Day Two: Sean Spicer peculiar presser for lying media

The Trump administration is 24 hours old and it’s hopping mad.

I know our first official press briefing is going to be on Monday, but I wanted to give you a few updates on the President’s activities. But before I get to the news of the day, I think I’d like to discuss a little bit of the coverage of the last 24 hours.

Press Secretary Spicer launched the new administration’s press relations in remarkable fashion. He opened up in somewhat civil tone but then immediately veered into an astonishing bitchfest. He called out the major media for being reckless deviants and shameful liars. And the greenhorn in the press room backed up his spittle flecked assertions by making use of a novel tool: bald faced lying.

…photographs of the inaugural proceedings were intentionally framed in a way, in one particular tweet, to minimize the enormous support that had gathered on the National Mall. This was the first time in our nation’s history that floor coverings have been used to protect the grass on the Mall.

USA Today: “Similar ground cover was used on the Mall during President Obama’s 2013 inauguration, which was more heavily attended.” Relax folks, we’re only getting started.

…in years past the grass eliminated this visual. This was also the first time that fencing and magnetometers went as far back on the Mall, preventing hundreds of thousands of people from being able to access the Mall as quickly as they had in inaugurations past.

Spicer contends the “irresponsible and reckless” press were using photographs from the hours before the swearing in. Not by a long shot.

Obama 2009 on the left, Trump on the right. CNN: “The photo of Trump’s inauguration was taken from television during his speech — peak time for the crowd.” The comparison looks even worse if you swap the sides.

Who you gonna believe? Your lyin’ eyes? Or the president’s insecurity? […also CNN, in a second post: “In fact, a United States Secret Service spokesperson told CNN, no magnetometers were used on the Mall.” –ed.] More Spicer:

…let’s go through the facts. We know that from the platform where the President was sworn in, to 4th Street, it holds about 250,000 people. From 4th Street to the media tent is about another 220,000. And from the media tent to the Washington Monument, another 250,000 people. All of this space was full when the President took the Oath of Office.

Not close. Here’s another comparison by CNN, this time from lower elevation and looking the opposite way. You can see the Washington Monument in the background and “all of this space” is not remotely full.

Oh dear Sean ain’t done yet.

We know that 420,000 people used the D.C. Metro public transit yesterday, which actually compares to 317,000 that used it for President Obama’s last inaugural.

Question: How pathetic a press agent are you when USA Today is knocking down your best stuff? Within minutes? Damn:

“Those numbers are wrong. According to the Washington Metropolitan Transit Authority, the system saw 1.1 million one-way trips for President Obama’s first inauguration in 2009, and 782,000 for his second inauguration in 2013.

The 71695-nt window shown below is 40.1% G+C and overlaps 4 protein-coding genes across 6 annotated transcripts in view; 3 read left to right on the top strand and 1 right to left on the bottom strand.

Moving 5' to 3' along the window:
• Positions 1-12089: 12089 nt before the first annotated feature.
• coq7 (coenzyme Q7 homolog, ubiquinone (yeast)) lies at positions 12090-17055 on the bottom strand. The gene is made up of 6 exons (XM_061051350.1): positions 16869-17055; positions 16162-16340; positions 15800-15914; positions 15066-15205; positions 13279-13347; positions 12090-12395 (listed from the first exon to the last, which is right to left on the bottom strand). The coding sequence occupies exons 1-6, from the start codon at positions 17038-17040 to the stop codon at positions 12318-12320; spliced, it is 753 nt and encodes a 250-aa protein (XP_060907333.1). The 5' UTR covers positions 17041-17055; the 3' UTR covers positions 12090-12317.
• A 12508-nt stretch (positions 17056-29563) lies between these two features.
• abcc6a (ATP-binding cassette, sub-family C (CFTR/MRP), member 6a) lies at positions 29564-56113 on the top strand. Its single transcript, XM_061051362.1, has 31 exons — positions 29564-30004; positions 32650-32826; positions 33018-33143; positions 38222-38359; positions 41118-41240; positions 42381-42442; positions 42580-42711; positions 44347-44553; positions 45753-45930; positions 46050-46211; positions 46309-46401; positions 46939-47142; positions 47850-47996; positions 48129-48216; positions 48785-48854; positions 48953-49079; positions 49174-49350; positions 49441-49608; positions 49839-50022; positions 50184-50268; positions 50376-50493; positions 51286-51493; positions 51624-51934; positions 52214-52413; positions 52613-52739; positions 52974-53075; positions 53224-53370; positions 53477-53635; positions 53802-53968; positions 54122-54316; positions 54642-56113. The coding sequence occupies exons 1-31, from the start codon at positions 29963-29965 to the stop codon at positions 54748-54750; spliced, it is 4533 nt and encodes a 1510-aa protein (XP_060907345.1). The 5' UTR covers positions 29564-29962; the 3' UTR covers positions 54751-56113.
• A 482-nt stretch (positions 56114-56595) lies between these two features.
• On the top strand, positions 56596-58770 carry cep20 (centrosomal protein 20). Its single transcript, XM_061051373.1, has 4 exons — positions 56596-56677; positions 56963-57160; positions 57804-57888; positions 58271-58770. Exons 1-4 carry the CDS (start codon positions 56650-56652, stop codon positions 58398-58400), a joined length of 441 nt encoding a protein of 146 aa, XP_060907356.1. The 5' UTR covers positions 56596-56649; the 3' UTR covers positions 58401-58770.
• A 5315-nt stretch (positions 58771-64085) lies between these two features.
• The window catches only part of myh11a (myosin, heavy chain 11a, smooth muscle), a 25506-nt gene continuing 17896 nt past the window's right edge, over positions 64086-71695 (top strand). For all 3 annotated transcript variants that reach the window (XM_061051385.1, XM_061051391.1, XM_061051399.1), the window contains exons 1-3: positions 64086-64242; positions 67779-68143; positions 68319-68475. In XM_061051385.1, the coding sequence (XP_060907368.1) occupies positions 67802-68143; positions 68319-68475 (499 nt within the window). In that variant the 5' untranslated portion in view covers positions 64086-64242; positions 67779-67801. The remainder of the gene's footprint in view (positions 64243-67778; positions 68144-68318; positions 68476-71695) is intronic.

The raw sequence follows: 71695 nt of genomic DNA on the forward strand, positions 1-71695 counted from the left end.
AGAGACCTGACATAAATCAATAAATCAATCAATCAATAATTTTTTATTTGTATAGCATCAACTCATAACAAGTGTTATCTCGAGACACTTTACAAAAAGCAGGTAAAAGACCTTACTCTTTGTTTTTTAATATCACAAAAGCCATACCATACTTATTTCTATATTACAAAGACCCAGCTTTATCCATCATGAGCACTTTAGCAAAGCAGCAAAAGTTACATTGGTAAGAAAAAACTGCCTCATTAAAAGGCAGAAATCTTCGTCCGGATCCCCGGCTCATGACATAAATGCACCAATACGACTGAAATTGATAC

“The number for Inauguration Day 2017: 570,557, according to WMATA.”

Amazing fail. Now, and finally, the denouement. The whole big fat point of Sean’s tantrum:

This was the largest audience to ever witness an inauguration — period — both in person and around the globe.

Does Sean believe that crap? Or is he only doing his job? I bet we’ll be playing this game for many weeks to come. Has the press secretary slipped into stark insanity, or merely a transient psychosis? Get yer Hot Takes ready.

These attempts to lessen the enthusiasm of the inauguration are shameful and wrong…

We could say the same for your surreal attempts to bend the press kiddies over your knee and spank them. But that would be unpatriotic, so good on you! Stupid bloody press day! I am The Mouthpiece, goo goo gajoob!


Add: CNN has posted a second piece on this WTF press conference. Mmm it isn’t pretty.

Spicer, at times almost yelling while reading a prepared statement, took no questions. CNNMoney called his cell phone a few minutes later; he did not answer.

Some longtime White House correspondents were stunned by the tirade.

Glenn Thrush of The New York Times wrote on Twitter, “Jaw meet floor.”

“I’ve run out of adjectives,” wrote Chuck Todd, the moderator of NBC’s “Meet the Press.”

Karen Tumulty of the Washington Post said Spicer’s assertion about “what you guys should be writing” was “chilling.”

Reactions were overwhelmingly negative, and not just from journalists.

Ari Fleischer, who had the same job as Spicer during the George W. Bush administration, tweeted, “This is called a statement you’re told to make by the President. And you know the President is watching.”

And Brian Fallon, who was in line to become press secretary if Hillary Clinton had won, wrote, “Sean Spicer lacks the guts or integrity to refuse orders to go out and lie. He is a failure in this job on his first full day.”

Conservative commentator Bill Kristol said “it is embarrassing, as an American, to watch this briefing by Sean Spicer from the podium at the White House. Not the RNC. The White House.”

36 hours into the new administration.

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